Residential mobility and changing energy related behaviour
It has become increasingly important to use energy more efficiently, through the pressures on resource availability and the effects on climate change. This thesis studies how household energy related behaviour can or does change during residential mobility. Energy related behaviour is difficult to change because people become ‘locked in’ to practices that are framed by their material and social contexts. Residential mobility has been shown as a promising period to influence energy related behaviour because it causes a disruption to the embedded routines of everyday life. However despite numerous studies and theories supporting the notion that disruptions to everyday behaviour caused by changes during residential mobility provide opportune periods for intervention, there has been some difficulty in harnessing the seemingly enormous potential of this period. The thesis argues that residential mobility needs to be understood more holistically to encompass the ways householders interact with each other during mobility, and looks to literature on household mobility to inform this. However mobility literature does not address how householders behave in new dwellings well, so the thesis addresses new literature on household norm formation to address the changing dynamics of householders in a new dwelling. This thesis therefore explored how households’ energy related behaviour changes as they embark on the process of residential mobility, to find the most important elements that could or do stimulate changes in domestic energy consumption. It engages with 16 households before and twice after they move home in order to establish their reasons for moving. The interview prior the move focused on, why participants chose their new dwelling, and how they expected energy related behaviour might be different. Once they arrived in the new house, they were interviewed again, and again three to eight months after in order to establish if normal behaviour had changed, and the reasons why. The thesis has adapted existing methodologies to the study of dynamic moments between householders in a real world context. The investigation develops a framework by which to study energy related behaviour during residential mobility holistically. It establishes six stages where energy related behaviour can potentially be influenced. The thesis shows how each stage requires different considerations when approaching householders as they move through differing pressures and decision making procedures. The thesis finds that households with more experience, and a higher position along the housing ladder were more prepared to make swift energy related changes to a new dwelling and to make it fit better with their norms of comfort. Householders with less experience tend to take a longer term – wait-and-see approach. The thesis finds that householders in mobility try to improve their material culture, which inadvertently changes the way in which they use energy in a new environment. It also highlighted how the social context of the new dwelling can be even more influential in shaping norms, depending on the circumstances. New environments do provide opportunities to stimulate more efficient energy related behaviours, but they must be approached within the context of the housing ladder, and the social context of the household. Depending on these conditions, policy writers and social agencies need to address the types of interventions, and the timing of those interventions.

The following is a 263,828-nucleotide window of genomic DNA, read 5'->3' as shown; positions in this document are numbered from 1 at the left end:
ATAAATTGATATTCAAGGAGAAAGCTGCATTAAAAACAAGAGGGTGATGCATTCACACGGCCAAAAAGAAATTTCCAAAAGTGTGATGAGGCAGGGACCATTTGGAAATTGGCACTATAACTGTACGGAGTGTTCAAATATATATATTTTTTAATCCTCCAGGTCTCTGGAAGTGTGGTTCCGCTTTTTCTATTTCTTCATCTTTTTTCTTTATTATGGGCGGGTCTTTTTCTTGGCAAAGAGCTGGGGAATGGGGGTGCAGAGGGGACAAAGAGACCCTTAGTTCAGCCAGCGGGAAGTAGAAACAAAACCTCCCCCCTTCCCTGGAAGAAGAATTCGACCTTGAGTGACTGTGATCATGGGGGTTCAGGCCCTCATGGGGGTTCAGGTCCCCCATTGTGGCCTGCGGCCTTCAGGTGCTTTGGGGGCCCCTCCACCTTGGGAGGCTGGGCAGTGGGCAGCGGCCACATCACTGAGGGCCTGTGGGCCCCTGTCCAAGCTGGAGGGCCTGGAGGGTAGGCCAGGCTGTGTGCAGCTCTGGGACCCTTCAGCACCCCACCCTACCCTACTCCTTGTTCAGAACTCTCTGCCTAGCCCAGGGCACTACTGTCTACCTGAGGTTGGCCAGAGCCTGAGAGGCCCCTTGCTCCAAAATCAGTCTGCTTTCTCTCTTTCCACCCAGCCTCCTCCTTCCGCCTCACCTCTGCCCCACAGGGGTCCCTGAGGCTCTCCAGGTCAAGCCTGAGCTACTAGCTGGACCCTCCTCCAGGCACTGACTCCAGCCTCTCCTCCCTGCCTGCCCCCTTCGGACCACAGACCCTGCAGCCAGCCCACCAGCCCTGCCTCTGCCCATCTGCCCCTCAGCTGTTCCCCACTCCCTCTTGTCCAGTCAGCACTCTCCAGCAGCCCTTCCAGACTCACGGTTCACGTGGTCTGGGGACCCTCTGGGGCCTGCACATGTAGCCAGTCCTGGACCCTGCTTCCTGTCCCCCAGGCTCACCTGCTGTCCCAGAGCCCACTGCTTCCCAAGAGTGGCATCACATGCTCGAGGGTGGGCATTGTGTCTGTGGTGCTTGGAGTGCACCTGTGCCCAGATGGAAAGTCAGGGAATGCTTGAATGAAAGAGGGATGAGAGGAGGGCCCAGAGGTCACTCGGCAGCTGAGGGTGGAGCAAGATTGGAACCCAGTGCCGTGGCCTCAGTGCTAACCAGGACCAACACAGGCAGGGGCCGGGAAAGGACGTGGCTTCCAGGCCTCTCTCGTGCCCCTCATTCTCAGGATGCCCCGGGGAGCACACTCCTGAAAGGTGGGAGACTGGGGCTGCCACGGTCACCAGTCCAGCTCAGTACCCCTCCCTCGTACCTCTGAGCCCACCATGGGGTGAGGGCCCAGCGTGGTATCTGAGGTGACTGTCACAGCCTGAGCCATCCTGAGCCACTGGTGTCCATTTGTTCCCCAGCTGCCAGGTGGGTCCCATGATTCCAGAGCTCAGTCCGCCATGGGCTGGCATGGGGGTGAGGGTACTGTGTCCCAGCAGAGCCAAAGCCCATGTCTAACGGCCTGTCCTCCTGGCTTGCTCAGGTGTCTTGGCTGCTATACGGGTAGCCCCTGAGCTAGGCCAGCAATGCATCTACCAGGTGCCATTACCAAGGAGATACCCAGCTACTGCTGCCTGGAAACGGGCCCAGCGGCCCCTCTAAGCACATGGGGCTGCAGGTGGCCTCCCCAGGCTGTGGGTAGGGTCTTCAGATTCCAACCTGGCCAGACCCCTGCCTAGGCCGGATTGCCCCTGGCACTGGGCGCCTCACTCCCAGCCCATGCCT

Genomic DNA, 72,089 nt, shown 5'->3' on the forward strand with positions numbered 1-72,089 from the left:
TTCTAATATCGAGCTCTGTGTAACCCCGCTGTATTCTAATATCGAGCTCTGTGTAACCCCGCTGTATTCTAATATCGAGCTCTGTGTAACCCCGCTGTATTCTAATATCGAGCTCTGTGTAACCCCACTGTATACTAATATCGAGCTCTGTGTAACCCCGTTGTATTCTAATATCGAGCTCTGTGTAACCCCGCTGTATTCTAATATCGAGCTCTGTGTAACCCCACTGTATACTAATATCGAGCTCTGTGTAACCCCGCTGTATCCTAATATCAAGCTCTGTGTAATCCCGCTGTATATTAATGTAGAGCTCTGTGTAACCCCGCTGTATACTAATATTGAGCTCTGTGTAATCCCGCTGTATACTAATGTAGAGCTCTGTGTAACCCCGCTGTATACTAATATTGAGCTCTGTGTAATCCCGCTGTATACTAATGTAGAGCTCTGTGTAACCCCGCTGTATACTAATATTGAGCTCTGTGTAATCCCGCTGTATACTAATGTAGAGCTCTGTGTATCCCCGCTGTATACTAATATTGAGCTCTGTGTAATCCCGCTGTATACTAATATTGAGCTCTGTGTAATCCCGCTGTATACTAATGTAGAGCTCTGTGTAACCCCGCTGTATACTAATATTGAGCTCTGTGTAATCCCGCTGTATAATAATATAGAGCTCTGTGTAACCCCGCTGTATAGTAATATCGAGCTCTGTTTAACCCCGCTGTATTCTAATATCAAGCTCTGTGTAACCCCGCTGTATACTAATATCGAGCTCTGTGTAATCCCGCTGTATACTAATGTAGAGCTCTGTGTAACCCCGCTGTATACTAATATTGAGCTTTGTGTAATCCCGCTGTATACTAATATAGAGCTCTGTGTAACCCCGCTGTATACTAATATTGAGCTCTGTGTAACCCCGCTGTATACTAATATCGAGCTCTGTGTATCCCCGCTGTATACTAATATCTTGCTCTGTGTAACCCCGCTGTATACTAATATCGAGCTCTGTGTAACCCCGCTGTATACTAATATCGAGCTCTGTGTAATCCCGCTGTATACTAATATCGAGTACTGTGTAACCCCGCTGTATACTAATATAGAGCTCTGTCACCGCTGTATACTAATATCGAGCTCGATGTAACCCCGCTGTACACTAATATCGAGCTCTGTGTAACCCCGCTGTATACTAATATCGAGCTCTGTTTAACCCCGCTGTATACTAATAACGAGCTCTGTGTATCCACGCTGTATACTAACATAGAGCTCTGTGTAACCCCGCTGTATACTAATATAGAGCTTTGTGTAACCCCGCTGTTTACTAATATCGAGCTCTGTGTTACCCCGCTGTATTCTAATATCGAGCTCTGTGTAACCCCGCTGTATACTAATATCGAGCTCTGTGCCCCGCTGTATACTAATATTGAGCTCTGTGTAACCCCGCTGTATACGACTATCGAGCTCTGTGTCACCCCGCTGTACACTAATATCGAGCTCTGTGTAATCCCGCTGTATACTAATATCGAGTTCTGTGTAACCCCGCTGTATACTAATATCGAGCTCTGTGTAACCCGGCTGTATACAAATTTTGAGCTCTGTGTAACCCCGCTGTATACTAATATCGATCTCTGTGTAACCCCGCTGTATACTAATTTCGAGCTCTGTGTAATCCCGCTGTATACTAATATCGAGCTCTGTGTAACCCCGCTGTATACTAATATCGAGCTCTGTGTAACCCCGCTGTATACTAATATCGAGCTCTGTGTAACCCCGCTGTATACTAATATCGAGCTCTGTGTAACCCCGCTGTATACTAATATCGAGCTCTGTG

Advisor: Lawson, Rob; Stephenson, Janet; Wooliscroft, Ben
Degree Name: Doctor of Philosophy
Degree Discipline: Marketing and CSAFE
Publisher: University of Otago
Keywords: Energy; Context Change; Behaviour Change; Residential Mobility; Domestic Energy Consumption; Consumer Behaviour; Material Culture; Decision Making; Group Decision Making; Practice; Habit; Energy Efficiency; Social Norms; New Zealand
Research Type: Thesis